• They also get broadcast/telecast facilities over Akashvani/Doordarshan during general elections.
  • Political parties are entitled to nominate “Star Campaigners” during General Elections. A recognized National or State party can have a maximum of 40 “Star campaigners” and a registered un-recognised party can nominate a maximum of 20 ‘Star Campaigners”.
  • The travel expenses of star campaigners are not to be accounted for in the election expense accounts of candidates of their party.

Sources: the hindu.


Paper 3 Topic: Challenges to internal security through communication networks, role of media and social networking sites in internal security challenges, basics of cyber security; money-laundering and its prevention.


Maharashtra to have own law for internal security


Maharashtra Government has proposed an internal security act to deal with the challenges of terrorism and communal and caste violence. The proposed legislation, ‘Maharashtra Protection of Internal Security Act, 2016,’ would be the first such state-level act for internal security which will give more power to the police department if implemented.

What’s there in the draft?

  • It proposes ‘special security zones’ where movement of arms, explosives and inflow of unaccounted funds will be prohibited.
  • Dams, defence institute bases, government buildings or facilities, nuclear reactors, transportation systems have been identified as ‘critical infrastructure sectors’ under the act.
  • It proposes a ban or regulation of production, sale, storage, possession or entry of any devices or equipment or poisonous, chemical, biological or radioactive article or substances, or electronic content of potentially explosive nature or any inflow of funds in the SSZ, if it is a threat to the internal security or public order in the area.
  • Every public establishment and government office shall carry out the security audit of its premises and every owner of the premises of the public establishment shall save video footage of public activities for a period of 30 days.
  • It will be compulsory for all the private institutions to have CCTV surveillance and security arrangements as guided by the police.
  • There would be a ‘state internal security committee’ with Home Minister as ex-officio Chairman, and include Minister of State (Home) and the Chief Secretary. It would oversee the implementation of this act and also review its implementation.
  • The act provides strict action against those who hamper the critical assets by means of facilities systems and equipments which if destroyed, degraded or rendered unavailable would affect reliability or operability of the system jeopardizing the national security or economic security. The act also has brought a check over public agitation.
  • As per the provisions in the act the prior police permission would be needed for any gathering where more than 100 people are expected. Many fear that this is a move to curtail public agitations. Even if the act clarifies that any bona fide act against the policies of the govt with a view to obtain their alteration by lawful and peaceful mean shall not be deemed as act intended to endanger the safety or the stability of the state.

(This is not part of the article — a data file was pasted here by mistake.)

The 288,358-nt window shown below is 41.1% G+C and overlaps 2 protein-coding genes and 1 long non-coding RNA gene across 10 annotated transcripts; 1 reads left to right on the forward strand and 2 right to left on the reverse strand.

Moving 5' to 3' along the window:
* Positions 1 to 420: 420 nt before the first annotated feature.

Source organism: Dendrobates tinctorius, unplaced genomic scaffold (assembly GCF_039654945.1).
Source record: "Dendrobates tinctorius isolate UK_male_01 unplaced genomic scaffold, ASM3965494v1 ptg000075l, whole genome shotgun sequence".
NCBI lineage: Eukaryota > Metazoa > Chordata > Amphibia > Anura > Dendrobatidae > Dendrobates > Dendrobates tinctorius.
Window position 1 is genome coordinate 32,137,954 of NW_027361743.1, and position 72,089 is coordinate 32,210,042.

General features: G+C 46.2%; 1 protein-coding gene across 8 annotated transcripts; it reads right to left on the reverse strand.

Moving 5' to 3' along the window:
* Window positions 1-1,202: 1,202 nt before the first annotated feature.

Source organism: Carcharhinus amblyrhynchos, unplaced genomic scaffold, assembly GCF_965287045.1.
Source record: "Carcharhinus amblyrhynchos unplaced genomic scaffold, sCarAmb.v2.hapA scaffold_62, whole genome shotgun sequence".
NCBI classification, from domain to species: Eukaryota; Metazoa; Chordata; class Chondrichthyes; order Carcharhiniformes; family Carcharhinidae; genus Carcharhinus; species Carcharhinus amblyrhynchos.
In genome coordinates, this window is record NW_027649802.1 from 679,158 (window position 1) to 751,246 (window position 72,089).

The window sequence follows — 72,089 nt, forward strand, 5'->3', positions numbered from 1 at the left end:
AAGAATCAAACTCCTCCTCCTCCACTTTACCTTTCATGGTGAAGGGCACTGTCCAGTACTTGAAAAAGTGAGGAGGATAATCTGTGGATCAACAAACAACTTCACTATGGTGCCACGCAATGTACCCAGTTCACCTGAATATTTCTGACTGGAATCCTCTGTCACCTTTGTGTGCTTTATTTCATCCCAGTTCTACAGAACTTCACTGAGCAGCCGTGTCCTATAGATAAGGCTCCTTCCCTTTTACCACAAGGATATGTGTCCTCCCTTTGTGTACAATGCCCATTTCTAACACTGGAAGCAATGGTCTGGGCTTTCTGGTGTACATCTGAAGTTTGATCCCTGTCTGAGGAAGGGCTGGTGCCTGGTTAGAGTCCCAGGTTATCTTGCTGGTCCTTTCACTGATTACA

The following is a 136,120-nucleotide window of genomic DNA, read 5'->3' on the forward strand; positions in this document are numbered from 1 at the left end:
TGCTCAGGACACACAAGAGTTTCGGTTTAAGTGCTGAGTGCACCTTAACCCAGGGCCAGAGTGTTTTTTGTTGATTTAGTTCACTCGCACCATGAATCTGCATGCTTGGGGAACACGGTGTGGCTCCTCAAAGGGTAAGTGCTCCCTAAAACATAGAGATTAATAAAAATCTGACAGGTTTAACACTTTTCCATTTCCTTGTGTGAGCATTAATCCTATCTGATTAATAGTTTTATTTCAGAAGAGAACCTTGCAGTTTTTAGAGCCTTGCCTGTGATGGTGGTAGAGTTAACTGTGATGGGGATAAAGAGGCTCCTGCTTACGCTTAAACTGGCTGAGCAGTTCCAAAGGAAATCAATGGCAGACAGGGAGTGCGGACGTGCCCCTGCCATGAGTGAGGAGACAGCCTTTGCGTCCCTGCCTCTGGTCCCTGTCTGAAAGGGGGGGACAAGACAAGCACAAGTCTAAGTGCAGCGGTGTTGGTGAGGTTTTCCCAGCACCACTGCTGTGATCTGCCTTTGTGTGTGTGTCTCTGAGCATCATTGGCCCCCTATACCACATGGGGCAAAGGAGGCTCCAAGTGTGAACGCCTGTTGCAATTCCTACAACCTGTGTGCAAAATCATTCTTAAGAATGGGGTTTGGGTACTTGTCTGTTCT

Sources: the hindu.


Facts for Prelims:


  • Sunita Jain: She is a Hindi scholar and writer, who recently received the prestigious 25th Vyas Samman 2015 for her poetry collection Kshama. The award instituted by the K K Birla Foundation carries a cash prize of 2.50 lakh rupees. It is given annually to outstanding literary work in Hindi authored by an Indian citizen.
Sunita Jain hindi
Sunita Jain
  • National Sports Awards 2016 announced

The Union Government has announced the National Sports Awards for the year 2016. National Sports Awards are given every year to recognize and reward excellence in sports.


  • Rajiv Gandhi Khel Ratna Award: P.V. Sindhu, Sakshi Malik, Dipa Karmakar and Jitu Rai.
  • Dronacharya Award: Bishweshwar Nandi, Nagapuri Ramesh, Sagar Mal Dhayal, Raj Kumar Sharma, S. Pradeep Kumar and Mahabir Singh.
  • Arjuna and Dhyanchand awards have also been announced for various sportspersons.


Rajiv Gandhi Khel Ratna: The scheme was launched in the year 1991-92 with the objective of honouring sports persons to enhance their general status and to give them greater dignity and place of honour in society. Under this scheme, an amount of Rs. 5 lakhs is given as award for the most spectacular and outstanding performance in the field of sports by an individual sportsperson or a team.

DRONACHARYA AWARDS: The Dronacharya Award, instituted in 1985, honours eminent Coaches who have successfully trained sportspersons or teams and enabled them to achieve outstanding results in international competitions.

ARJUNA AWARDS: The Arjuna Awards were instituted in 1961. To be eligible for the Award, a sportsperson should have had not only good performance consistently for the previous three years at the international level with excellence for the year for which the Award is recommended, but also have shown qualities of leadership, sportsmanship and a sense of discipline.

Dhyan Chand Award is India’s highest award for lifetime achievement in sports and games. The award is named after the legendary Indian hockey player Dhyan Chand.